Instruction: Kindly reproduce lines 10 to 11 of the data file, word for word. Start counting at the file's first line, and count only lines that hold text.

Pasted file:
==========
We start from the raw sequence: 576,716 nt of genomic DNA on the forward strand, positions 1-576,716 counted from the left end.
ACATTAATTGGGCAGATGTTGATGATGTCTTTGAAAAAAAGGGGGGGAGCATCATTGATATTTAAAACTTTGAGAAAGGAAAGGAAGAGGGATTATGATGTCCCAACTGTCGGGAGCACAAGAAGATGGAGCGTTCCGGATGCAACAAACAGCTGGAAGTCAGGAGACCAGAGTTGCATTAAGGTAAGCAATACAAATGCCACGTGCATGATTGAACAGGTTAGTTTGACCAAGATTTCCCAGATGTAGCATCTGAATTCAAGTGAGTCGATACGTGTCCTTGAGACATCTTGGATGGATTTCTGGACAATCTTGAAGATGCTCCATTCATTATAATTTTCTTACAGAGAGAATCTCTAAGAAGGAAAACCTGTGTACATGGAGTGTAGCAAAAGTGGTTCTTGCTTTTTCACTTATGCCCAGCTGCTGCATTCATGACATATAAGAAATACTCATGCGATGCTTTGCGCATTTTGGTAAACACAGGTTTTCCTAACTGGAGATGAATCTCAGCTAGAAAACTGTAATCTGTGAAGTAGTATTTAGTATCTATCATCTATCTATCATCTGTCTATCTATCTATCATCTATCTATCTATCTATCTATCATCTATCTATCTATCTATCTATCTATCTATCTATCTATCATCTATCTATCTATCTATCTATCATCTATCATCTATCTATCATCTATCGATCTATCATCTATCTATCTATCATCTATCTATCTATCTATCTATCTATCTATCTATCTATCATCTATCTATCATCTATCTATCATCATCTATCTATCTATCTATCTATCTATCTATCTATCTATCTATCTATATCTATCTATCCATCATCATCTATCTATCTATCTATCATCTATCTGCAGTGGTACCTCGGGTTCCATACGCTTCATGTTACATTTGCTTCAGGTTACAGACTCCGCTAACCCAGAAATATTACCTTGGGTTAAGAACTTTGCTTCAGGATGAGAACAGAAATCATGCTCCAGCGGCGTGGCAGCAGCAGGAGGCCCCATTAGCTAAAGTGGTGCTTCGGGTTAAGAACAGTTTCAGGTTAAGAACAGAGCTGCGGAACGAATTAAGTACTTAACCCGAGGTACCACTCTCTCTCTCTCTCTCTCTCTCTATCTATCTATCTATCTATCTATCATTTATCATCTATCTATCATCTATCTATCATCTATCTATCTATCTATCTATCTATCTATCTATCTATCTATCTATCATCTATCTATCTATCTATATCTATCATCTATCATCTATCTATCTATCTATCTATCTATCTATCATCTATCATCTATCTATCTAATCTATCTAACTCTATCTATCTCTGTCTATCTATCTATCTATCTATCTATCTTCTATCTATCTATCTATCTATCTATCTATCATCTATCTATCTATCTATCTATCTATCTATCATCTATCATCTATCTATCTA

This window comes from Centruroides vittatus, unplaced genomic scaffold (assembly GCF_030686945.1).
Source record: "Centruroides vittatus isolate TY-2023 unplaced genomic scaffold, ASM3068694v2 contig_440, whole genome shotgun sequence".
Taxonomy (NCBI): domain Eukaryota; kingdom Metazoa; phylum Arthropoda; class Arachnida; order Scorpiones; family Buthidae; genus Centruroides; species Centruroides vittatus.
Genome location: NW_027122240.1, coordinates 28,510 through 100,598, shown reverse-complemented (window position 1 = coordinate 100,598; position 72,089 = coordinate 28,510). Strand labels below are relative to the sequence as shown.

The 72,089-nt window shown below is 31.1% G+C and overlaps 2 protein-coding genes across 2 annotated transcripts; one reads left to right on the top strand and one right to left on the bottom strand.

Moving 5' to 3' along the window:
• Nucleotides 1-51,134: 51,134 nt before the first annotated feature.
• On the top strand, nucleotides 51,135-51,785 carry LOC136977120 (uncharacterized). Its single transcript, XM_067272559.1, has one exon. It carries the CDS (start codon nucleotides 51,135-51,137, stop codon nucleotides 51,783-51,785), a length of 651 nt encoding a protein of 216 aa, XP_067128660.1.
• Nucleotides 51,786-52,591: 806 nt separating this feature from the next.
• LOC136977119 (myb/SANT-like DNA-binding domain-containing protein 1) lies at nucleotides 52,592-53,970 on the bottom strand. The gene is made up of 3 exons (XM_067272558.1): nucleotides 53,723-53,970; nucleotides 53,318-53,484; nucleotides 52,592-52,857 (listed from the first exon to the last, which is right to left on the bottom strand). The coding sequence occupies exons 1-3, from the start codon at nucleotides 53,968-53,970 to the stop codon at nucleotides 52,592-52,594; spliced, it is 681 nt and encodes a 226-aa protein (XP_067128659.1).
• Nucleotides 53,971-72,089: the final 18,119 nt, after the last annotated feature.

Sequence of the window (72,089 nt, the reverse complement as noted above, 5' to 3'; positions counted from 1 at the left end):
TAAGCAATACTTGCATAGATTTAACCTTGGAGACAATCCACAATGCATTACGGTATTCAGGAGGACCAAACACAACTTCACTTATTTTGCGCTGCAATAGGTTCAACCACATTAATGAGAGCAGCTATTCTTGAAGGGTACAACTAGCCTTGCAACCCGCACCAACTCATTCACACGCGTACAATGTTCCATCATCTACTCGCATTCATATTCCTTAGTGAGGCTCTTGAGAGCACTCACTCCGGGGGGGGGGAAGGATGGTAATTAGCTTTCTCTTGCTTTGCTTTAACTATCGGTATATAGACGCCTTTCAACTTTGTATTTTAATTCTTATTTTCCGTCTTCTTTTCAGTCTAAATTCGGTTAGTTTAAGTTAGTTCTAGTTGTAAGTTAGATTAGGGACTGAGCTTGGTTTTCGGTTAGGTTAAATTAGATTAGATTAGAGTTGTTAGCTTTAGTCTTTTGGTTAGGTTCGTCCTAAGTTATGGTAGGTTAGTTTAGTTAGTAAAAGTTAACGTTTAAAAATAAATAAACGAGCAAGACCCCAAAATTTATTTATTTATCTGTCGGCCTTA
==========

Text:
• On the top strand, nucleotides 51,135-51,785 carry LOC136977120 (uncharacterized). Its single transcript, XM_067272559.1, has one exon. It carries the CDS (start codon nucleotides 51,135-51,137, stop codon nucleotides 51,783-51,785), a length of 651 nt encoding a protein of 216 aa, XP_067128660.1.
• Nucleotides 51,786-52,591: 806 nt separating this feature from the next.